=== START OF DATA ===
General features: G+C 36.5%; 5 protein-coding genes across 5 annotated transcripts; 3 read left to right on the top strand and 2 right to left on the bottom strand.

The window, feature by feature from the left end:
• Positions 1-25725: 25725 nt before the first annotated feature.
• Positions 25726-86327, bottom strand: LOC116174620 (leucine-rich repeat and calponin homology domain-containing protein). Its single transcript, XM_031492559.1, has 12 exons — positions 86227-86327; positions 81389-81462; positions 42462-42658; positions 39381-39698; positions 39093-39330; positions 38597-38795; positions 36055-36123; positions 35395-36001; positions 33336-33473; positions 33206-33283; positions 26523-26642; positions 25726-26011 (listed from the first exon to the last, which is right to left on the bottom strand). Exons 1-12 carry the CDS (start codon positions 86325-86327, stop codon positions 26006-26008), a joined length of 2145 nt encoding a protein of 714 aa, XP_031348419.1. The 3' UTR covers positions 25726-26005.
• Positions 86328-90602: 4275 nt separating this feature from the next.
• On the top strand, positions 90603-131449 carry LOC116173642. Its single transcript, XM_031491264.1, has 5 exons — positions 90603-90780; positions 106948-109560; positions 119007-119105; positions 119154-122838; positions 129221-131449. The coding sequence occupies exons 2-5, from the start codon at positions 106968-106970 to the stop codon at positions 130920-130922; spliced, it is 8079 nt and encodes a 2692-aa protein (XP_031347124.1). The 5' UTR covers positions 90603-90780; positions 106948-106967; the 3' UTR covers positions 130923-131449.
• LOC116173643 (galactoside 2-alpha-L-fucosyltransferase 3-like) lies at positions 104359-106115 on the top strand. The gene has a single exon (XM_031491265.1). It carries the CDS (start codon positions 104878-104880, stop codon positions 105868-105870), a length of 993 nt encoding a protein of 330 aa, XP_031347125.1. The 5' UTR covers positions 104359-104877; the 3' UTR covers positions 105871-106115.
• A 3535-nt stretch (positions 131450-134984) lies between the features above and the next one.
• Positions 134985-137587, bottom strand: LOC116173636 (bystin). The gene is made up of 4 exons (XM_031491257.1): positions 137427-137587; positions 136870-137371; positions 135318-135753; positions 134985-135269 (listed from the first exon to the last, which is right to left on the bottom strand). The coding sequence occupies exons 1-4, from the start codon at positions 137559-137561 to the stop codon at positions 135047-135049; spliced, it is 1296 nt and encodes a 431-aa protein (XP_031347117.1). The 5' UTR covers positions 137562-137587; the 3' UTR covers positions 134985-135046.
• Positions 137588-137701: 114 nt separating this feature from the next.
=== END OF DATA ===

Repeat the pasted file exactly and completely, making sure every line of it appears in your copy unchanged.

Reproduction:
General features: G+C 36.5%; 5 protein-coding genes across 5 annotated transcripts; 3 read left to right on the top strand and 2 right to left on the bottom strand.

The window, feature by feature from the left end:
• Positions 1-25725: 25725 nt before the first annotated feature.
• Positions 25726-86327, bottom strand: LOC116174620 (leucine-rich repeat and calponin homology domain-containing protein). Its single transcript, XM_031492559.1, has 12 exons — positions 86227-86327; positions 81389-81462; positions 42462-42658; positions 39381-39698; positions 39093-39330; positions 38597-38795; positions 36055-36123; positions 35395-36001; positions 33336-33473; positions 33206-33283; positions 26523-26642; positions 25726-26011 (listed from the first exon to the last, which is right to left on the bottom strand). Exons 1-12 carry the CDS (start codon positions 86325-86327, stop codon positions 26006-26008), a joined length of 2145 nt encoding a protein of 714 aa, XP_031348419.1. The 3' UTR covers positions 25726-26005.
• Positions 86328-90602: 4275 nt separating this feature from the next.
• On the top strand, positions 90603-131449 carry LOC116173642. Its single transcript, XM_031491264.1, has 5 exons — positions 90603-90780; positions 106948-109560; positions 119007-119105; positions 119154-122838; positions 129221-131449. The coding sequence occupies exons 2-5, from the start codon at positions 106968-106970 to the stop codon at positions 130920-130922; spliced, it is 8079 nt and encodes a 2692-aa protein (XP_031347124.1). The 5' UTR covers positions 90603-90780; positions 106948-106967; the 3' UTR covers positions 130923-131449.
• LOC116173643 (galactoside 2-alpha-L-fucosyltransferase 3-like) lies at positions 104359-106115 on the top strand. The gene has a single exon (XM_031491265.1). It carries the CDS (start codon positions 104878-104880, stop codon positions 105868-105870), a length of 993 nt encoding a protein of 330 aa, XP_031347125.1. The 5' UTR covers positions 104359-104877; the 3' UTR covers positions 105871-106115.
• A 3535-nt stretch (positions 131450-134984) lies between the features above and the next one.
• Positions 134985-137587, bottom strand: LOC116173636 (bystin). The gene is made up of 4 exons (XM_031491257.1): positions 137427-137587; positions 136870-137371; positions 135318-135753; positions 134985-135269 (listed from the first exon to the last, which is right to left on the bottom strand). The coding sequence occupies exons 1-4, from the start codon at positions 137559-137561 to the stop codon at positions 135047-135049; spliced, it is 1296 nt and encodes a 431-aa protein (XP_031347117.1). The 5' UTR covers positions 137562-137587; the 3' UTR covers positions 134985-135046.
• Positions 137588-137701: 114 nt separating this feature from the next.